Twelve-O-Eight was the number of the childhood address belonging to shoe designer Carl Gilliam and his brother, music superstar and entrepreneur, will.i.am. Despite their rags-to-riches ascension, this address (1208 Glennfield Court in Boyle Heights, East LA) has stayed with the men behind this soon-to-be iconic brand. They’re quoted as saying: “Despite living in impoverished conditions, we were rich in values, morals, ethics and spirituality… We couldn’t afford the riches to compete with the riches, so we turned our rags into riches and the riches followed us.” The values learned in the brothers’ upbringing are used as inspiration for the brand’s innovative sneaker collection. The brothers’ passion for design grew from the creations they realised as teenagers, when they chased innovation by designing their own clothes. Considered a style-conscious, dressier alternative to its competitors’ traditional sneaker aesthetic, MCCVIII is for the trendsetter on-the-go, as demonstrated by the guest list in attendance at the sought-after event. It was a buzzing affair with a plethora of stylish, beautiful-looking people who seemed to admire each other as much as they did the collection. Waiters made rounds with cocktails in tall glasses and there were live DJs (Sam Lambert and Shaka Maidh) blaring hits. When asked whether he’d enjoyed the show, one guest laughingly asked “what show?” – it was more of a glitzy ‘do’ than a presentation. Despite the bustling, loud business the collection was still clearly visible, with fresh-faced models reclining consciously, occasionally getting up to take a turn around the platform on which they perched. With such a successful start, the future is certainly bright for MCCVIII.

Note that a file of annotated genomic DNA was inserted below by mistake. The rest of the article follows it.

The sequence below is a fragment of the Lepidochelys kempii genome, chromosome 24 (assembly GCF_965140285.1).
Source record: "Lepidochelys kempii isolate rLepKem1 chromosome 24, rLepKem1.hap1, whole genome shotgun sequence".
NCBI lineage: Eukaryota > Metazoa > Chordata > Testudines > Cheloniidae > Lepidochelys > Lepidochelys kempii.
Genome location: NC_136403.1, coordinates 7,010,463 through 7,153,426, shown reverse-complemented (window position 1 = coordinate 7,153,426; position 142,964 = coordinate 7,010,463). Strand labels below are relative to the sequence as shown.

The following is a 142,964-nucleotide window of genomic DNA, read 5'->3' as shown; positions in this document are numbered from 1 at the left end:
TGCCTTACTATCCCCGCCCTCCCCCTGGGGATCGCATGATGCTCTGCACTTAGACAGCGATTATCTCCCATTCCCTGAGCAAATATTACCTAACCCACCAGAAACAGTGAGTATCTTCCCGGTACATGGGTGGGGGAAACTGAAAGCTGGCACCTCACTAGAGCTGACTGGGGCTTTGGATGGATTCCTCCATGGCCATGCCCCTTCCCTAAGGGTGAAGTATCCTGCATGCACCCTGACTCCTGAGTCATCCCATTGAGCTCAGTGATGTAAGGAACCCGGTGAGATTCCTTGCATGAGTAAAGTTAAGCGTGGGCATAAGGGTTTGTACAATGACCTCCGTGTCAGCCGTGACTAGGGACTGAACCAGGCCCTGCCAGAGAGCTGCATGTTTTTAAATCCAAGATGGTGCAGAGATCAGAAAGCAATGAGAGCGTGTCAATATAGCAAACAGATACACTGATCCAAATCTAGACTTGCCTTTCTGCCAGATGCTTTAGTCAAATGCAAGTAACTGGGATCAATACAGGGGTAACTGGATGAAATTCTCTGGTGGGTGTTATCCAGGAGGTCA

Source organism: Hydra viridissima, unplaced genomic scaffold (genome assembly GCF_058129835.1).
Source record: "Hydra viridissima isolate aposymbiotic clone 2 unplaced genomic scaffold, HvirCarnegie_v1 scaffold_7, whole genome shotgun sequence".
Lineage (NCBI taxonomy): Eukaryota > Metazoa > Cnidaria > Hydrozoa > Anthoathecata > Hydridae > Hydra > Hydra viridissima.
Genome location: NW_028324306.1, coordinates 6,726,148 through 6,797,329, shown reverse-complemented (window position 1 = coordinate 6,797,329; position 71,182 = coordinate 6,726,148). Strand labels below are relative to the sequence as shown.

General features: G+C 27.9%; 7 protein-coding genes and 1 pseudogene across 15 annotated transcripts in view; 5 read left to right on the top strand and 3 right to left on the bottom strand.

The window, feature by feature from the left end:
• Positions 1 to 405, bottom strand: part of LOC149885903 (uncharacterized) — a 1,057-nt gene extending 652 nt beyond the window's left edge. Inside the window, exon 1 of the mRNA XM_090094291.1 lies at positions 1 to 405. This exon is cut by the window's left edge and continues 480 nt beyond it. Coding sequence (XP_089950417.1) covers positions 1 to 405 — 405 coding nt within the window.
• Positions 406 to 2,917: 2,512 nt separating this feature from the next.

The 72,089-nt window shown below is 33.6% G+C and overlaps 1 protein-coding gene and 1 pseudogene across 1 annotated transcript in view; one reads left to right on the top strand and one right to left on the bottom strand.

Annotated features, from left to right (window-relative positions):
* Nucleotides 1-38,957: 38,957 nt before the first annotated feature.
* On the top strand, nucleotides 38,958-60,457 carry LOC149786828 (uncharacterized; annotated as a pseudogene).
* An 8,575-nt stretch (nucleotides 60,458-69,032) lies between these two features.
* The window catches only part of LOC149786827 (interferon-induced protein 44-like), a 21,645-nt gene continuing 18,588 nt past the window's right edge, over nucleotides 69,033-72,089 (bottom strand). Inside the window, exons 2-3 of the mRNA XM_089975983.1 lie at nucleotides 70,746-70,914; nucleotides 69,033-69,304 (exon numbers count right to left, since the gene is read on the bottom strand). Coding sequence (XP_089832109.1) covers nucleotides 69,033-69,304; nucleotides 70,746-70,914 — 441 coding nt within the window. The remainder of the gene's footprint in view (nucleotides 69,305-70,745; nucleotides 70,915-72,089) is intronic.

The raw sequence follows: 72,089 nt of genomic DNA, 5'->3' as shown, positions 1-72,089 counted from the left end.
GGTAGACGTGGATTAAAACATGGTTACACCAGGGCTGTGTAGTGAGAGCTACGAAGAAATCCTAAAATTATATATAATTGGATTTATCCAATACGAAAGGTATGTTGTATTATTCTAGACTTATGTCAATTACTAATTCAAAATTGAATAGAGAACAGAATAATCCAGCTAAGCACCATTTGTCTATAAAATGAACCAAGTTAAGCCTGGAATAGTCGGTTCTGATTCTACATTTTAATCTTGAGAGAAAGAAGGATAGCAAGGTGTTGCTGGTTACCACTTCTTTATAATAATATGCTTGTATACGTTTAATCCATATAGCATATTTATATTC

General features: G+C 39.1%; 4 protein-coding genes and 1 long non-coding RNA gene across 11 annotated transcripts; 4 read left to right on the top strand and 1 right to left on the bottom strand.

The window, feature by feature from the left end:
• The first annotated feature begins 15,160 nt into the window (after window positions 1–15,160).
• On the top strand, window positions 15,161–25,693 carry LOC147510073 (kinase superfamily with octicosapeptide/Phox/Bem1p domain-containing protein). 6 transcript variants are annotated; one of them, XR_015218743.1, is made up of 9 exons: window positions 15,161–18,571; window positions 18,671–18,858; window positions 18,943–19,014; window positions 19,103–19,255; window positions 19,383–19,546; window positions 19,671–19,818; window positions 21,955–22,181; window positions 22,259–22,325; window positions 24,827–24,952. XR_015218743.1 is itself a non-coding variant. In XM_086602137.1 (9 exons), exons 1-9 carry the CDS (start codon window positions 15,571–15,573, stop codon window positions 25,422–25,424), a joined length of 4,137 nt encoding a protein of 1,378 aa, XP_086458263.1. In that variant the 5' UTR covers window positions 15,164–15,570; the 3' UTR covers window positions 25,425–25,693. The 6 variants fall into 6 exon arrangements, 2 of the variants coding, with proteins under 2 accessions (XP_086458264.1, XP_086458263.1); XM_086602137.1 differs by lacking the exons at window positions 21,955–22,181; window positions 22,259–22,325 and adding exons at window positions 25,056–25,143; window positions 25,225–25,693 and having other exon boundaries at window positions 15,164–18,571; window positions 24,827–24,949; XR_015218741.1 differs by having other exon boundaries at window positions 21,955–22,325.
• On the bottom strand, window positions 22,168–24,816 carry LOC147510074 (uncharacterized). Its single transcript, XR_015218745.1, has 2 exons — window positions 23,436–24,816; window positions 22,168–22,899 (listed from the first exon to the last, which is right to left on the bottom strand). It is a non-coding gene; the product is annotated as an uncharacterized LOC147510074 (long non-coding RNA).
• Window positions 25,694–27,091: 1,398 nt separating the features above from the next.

It’s not often that a prestigious institution publicly backs a young designer, but GQ China presented Ximon Lee’s Autumn Winter collection during Men’s fashion week. Naturally, this was a collaboration that garnered a lot of press attention and excitement from fans of the British Fashion Council’s long-standing tradition of showcasing Chinese talent through media giants. The ambiance was almost classically ‘fashion week’-like with its who’s-who-ing and muttered anticipation. FROW behavior like the (now mandatory) pre-show posing for the cameras by recognizable personalities was the most evident of fashion week clichés, but the rapturous applause as the young designer took a bow was a reminder of what it was all about. Lee’s designs cannot be contained by the word ‘innovative,’ avant-garde would be more appropriate. The patterns and silhouettes blurred the lines between men’s and womenswear attire, inadvertently slotting into the gender neutral aesthetic slowly taking over Western fashion. Lee’s study of “SHAME” started with the Chinese symbol for the same word comprised of the symbols for ‘beauty’ and ‘ugly,’ which in turn lead to the exploration of the lines between conscious and unconscious. Lee’s take on “SHAME” is “a play on material memories illustrated through hidden messages.” For example, some of the male models’ bodies were covered by tapered corsets, yet simultaneously revealed through smart cut-aways. Other pieces included pearl clustered sheer tops and thigh-revealing pants worn by the gents. The few ladies modeling the collection wore more traditionally masculine silhouettes, like structured oversized coats, begging the question of whether there was a bit of role reversal going on. Regardless, “SHAME” was very well received.